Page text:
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Study suggests that Egyptian sky-goddess symbolises the Milky Way

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In Ancient Egyptian religion, Nut was the celestial goddess of the sky, stars, the cosmos, astronomy, and the universe in its whole.

Varies depictions portray her naked and covered in stars, arching in a position that encompasses the semi-sphere of the visible sky from the perspective of the earth.

The Ancient Egyptians had knowledge of the Sun, Moon, and planets, which held strong significance within their religious beliefs. However, the precise role the Milky Way played in Egyptian religion and culture has remained ambiguous.

A new paper, published in the Journal of Astronomical History and Heritage, draws on ancient Egyptian sources such as the Pyramid Texts, Coffin Texts, and the Book of Nut, and compared them alongside simulations of the nights sky.

According to the study authors, Nut was a symbolic representation of the Milky Way, as during winter, the galaxy is illuminated in Nut’s outstretched arms, whereas in summer, it followed her backbone across the heavens.

Associate Professor in Astrophysics, Dr Or Graur, said: “I chanced upon the sky-goddess Nut when I was writing a book on galaxies and looking into the mythology of the Milky Way. I took my daughters to a museum and they were enchanted by this image of an arched woman and kept asking to hear stories about her.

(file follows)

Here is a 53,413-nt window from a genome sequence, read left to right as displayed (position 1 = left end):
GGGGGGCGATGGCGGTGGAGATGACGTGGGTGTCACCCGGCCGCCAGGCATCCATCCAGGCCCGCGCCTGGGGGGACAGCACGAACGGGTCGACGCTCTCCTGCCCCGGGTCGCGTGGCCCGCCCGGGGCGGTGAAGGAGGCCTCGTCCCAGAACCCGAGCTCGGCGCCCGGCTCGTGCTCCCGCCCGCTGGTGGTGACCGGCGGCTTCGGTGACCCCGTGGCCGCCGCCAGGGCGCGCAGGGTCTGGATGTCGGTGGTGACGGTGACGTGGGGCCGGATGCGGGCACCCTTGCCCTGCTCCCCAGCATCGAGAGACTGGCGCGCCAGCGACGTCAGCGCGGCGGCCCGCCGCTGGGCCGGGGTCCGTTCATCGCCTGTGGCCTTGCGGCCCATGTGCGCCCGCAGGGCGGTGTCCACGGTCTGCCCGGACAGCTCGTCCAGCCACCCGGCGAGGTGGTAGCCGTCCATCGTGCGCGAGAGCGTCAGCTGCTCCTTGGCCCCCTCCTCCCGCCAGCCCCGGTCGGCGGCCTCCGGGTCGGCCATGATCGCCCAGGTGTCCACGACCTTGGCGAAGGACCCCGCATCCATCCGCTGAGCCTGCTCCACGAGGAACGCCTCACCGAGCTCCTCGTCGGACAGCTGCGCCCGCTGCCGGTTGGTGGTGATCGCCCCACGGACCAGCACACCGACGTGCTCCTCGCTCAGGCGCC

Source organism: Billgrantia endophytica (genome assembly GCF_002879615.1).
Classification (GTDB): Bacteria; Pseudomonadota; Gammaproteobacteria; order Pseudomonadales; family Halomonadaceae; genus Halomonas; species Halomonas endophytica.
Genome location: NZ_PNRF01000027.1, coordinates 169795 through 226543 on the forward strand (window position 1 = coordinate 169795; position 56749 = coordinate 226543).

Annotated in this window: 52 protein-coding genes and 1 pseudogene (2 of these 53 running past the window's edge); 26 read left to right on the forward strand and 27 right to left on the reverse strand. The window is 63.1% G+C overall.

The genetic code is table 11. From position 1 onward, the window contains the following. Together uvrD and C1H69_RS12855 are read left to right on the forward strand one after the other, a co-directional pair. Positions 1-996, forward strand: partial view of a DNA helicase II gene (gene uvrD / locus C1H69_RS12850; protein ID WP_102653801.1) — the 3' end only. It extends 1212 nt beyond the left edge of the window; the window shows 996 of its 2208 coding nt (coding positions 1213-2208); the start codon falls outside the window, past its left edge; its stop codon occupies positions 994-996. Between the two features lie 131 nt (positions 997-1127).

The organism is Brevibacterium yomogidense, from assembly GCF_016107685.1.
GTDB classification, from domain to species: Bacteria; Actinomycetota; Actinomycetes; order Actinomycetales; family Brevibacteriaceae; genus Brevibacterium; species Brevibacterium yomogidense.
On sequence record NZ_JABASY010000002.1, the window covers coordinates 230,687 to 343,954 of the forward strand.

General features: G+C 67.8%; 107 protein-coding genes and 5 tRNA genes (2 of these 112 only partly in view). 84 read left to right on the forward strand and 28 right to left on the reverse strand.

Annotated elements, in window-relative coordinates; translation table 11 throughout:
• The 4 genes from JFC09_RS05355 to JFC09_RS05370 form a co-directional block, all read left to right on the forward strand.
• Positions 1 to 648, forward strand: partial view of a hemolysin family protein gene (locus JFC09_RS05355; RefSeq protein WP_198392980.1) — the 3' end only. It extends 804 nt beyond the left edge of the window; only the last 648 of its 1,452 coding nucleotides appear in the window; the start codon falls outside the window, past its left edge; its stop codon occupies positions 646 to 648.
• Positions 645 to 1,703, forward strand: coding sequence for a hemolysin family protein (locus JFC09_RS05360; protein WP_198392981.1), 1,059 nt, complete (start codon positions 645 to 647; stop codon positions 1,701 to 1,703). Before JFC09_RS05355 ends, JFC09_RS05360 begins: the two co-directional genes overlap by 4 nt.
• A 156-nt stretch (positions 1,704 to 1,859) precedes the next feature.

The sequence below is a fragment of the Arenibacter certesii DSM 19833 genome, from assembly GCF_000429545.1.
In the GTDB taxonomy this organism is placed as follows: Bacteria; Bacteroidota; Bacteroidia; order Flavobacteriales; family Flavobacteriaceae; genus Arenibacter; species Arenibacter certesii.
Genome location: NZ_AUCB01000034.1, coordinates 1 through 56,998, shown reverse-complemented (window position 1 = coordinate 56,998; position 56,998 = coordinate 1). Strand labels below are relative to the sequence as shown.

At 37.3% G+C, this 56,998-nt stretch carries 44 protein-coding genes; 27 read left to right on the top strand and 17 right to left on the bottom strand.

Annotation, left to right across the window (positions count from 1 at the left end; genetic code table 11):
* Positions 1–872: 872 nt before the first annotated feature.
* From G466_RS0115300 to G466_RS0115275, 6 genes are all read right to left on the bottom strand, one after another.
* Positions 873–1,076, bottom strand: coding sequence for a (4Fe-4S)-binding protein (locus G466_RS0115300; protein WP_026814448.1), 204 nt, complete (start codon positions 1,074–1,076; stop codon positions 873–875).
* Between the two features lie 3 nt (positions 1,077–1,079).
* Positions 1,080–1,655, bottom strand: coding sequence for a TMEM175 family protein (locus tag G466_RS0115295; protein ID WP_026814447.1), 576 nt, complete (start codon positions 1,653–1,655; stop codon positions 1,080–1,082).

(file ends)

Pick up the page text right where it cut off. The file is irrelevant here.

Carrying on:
Dr Graur also proposes that Nut’s role of protecting the dead when they enter the afterlife, and her connection to the annual bird migration, are consistent with how other cultures understand the Milky Way. For example, as a spirits’ road among different peoples in North and Central America or as the Birds’ Path in Finland and the Baltics.

“My research shows how combining disciplines can offer new insights into ancient beliefs, and it highlights how astronomy connects humanity across cultures, geography, and time. This paper is an exciting start to a larger project to catalogue and study the multicultural mythology of the Milky Way.”

Header Image Credit : iStock

Sources : University of Portsmouth | The Ancient Egyptian Personification Of The Milky Way As The Sky-goddess Nut: An Astronomical And Cross-cultural Analysis

This content was originally published on www.heritagedaily.com – © 2023 – HeritageDaily